Andre Agassi, Ivan Lendl and Toni Nadal: Perhaps the coaches are the most interesting stories at this year's French Open. However, it's unclear how much of a shelf life any of them will have.
Roger is not there, neiher is Serena. Well actually she is, but she is pregnant, so she is in the stands watching her sister Venus' games. The presence of Federer and Williams is being missed at Roland Garros this year. Maria Sharapova wasn't granted a wild card after her doping ban and Angelique Kerber fell in the first round. So so-called "big stories" are at a premium.
The coaches are the stars
On the men's side, all everybody wants to know is whether the "king of clay," Rafael Nadal, will come up against the title holder, Novak Djokovic (pictured above, right) in the semifinals. Nadal vs. Djokovic. Should this come to fruition, a couple of even older men would come into the focus of the media, for the men behind the stars are the secret attraction of this Grand Slam.
Toni Nadal, who as a was part of the reason that Rafael once got to the top of the men's rankings, is planning to withdraw completely from his nephew's team by 2018 at the latest, in view of the influence of his younger counterpart, Carlos Moya.
On the other hand - there is one of the most interesting hirings in the tennis-coaching business in years, when Andre Agassi (above, left) agreed to join Novak Djokovic's team - although the extent of his role is not yet clear. The Serbian parted company with former coach Boris Becker last year and, just before he headed to Paris, he dismissed the rest of his coaching. Only Pepe Imaz, who has been described as a "guru" by his detractors, due to his focus on body and soul, is left from the old team.
However, now Agassi is the most prominent man in the stands surrounding the Philippe-Chatrier court and he seems not to be worried about the on-court success of Djokovic. Sometimes his rests his sunglasses on his bald head, sometimes they are on his nose.
Happened to be in town
After Djokovic's first-round match, Agassi clapped - exactly four times. This would be all the visible emotion that he would display. Is this the return of Agassi to the professional tennis tour? This is not clear, as both sides have declared this to be a trial. The 47-year-old American has said that he had already planned to be in town anyway, long before getting the call from the 30-year-old Serbian. Agassi and his German wife, Steffi Graf, happened to have an advertising contract with the official timekeeper of the French Open.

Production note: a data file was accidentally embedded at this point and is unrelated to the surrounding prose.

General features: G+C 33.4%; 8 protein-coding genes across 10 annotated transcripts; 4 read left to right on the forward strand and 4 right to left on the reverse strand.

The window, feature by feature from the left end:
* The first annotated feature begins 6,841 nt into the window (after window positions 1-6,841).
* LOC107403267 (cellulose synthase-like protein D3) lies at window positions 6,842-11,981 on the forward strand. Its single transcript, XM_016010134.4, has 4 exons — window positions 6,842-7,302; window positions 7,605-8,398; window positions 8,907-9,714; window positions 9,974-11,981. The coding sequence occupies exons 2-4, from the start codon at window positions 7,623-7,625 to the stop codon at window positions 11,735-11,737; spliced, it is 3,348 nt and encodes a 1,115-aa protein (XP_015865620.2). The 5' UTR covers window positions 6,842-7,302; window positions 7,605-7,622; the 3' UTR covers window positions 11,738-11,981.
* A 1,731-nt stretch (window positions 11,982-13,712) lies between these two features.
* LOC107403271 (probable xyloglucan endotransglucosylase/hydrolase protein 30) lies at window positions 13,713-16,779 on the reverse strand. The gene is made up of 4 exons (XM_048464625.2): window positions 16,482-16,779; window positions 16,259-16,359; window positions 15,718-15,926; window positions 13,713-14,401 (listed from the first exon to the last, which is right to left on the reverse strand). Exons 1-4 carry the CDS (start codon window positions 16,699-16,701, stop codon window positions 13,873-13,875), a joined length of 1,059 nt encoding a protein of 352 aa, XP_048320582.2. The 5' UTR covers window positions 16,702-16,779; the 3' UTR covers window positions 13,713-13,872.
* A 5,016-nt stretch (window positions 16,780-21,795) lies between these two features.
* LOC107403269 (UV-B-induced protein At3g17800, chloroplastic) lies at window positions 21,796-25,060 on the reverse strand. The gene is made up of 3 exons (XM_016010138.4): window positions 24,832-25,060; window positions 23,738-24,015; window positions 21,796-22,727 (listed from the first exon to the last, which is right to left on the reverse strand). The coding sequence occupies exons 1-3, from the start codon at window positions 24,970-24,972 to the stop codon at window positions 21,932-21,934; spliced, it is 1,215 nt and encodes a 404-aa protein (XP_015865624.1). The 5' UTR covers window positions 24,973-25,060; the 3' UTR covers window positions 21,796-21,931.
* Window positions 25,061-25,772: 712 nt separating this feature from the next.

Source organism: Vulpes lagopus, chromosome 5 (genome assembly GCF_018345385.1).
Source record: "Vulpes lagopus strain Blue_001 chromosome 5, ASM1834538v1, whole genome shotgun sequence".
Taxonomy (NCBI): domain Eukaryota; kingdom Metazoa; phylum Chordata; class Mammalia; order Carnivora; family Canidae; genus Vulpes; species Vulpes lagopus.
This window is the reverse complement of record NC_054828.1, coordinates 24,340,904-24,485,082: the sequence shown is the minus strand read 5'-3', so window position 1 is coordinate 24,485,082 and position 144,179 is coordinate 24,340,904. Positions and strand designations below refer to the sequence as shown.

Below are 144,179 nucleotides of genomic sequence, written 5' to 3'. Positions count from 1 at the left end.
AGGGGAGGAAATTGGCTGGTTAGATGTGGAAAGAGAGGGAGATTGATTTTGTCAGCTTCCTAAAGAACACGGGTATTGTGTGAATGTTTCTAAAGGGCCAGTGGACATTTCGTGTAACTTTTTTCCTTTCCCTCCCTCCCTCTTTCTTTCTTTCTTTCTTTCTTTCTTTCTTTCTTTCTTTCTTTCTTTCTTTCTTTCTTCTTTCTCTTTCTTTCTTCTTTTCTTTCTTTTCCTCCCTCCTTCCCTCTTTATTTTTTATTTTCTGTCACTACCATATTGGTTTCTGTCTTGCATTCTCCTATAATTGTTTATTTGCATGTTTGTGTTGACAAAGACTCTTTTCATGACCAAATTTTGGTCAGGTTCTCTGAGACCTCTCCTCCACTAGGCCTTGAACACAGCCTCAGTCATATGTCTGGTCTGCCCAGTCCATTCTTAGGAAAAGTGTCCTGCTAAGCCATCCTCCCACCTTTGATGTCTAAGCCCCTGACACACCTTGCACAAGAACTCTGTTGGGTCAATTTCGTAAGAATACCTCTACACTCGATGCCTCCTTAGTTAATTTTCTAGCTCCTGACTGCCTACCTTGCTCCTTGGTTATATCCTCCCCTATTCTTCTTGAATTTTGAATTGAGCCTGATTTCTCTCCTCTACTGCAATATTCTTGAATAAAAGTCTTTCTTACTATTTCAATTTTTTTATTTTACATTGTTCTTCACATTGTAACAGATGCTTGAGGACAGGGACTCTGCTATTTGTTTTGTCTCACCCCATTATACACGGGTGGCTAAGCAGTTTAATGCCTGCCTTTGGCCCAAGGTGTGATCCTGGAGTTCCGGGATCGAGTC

This is the first time that this exceptional former player has gotten involved with an exceptional current player. Agassi's predecessor at Djokovic's side, Boris Becker, was so fascinated by the news that he was waiting for Agassi in the the Serbian's team box.
And with regard to the weakness in form of Angelique Kerber, Becker has tirelessly suggested that either he or Graf should come to the rescue. Either one, Becker has suggested, could act as something of a "super coach" for Kerber, who had spoken with Graf often, and even occasionally trained with her at her Las Vegas home. One can hardly imagine the introverted Graf returning to the professional tour, which has become much more of a circus than it used to be. Still, the German fans would love to see Steffi and Angie united in some way.
This would definitely make for a big story - just as the hiring of Stefan Edberg by Federer was a few years ago. But this example also shows how complicated these star pairings can be. Edberg, a star himself in his home country of Sweden, doesn't enjoy being on the road. Federer also seems to have come to the conclusion that his current coach, Ivan Ljubicic, is probably the right man for the final phase of his active career.
Ivan Lendl doesn't seem to like traveling much either, but he did make his way to Paris with Andy Murray anyway. Lendl and does what he always does: Through his sunglasses he quietly observes his student, who in Paris has looked as if he is auditioning for the role of "moaning Myrtle," a character from the Harry Potter series of children's books.
Things can be even harder on the tour for coaches who don't happen to have a big name, and they tend to have a very short lifespan, particularly on the women's side. Sven Groeneveld, who has been Maria Sharapova's coach since 2013, is one exception to this rule.
Apart from him, coaches tend to fall into a couple of categories. There are fathers, such as Piotr Wozniacki or Alexander Zverev senior, and longtimefriends, like Kerber's coach, Torben Beltz. Then there are coaches who are well-known because they have established their own academies, such as Serena Williams' coach, Patrick Mouratoglou. On the men's side, Magnus Norman has made a name for himself by helping Stan Wawrinka, the winner of the 2015 French Open, establish himself in the top 10.
Then there are the short-term coaches, like John McEnroe, who was hired for a limited period by Milos Raonic, before he was let go just before the US Open . Mats Wilander spent a very short time as coach of Madison Keys. Players tend to hire such names more in a quest for improvement in the mental side of their game than in physical technique. In the case of Wilander and Keys, the trial lasted only a week. Now Wilander is back in front of the cameras at pan-European broadcaster Eurosport - along with Boris Becker, at least for now.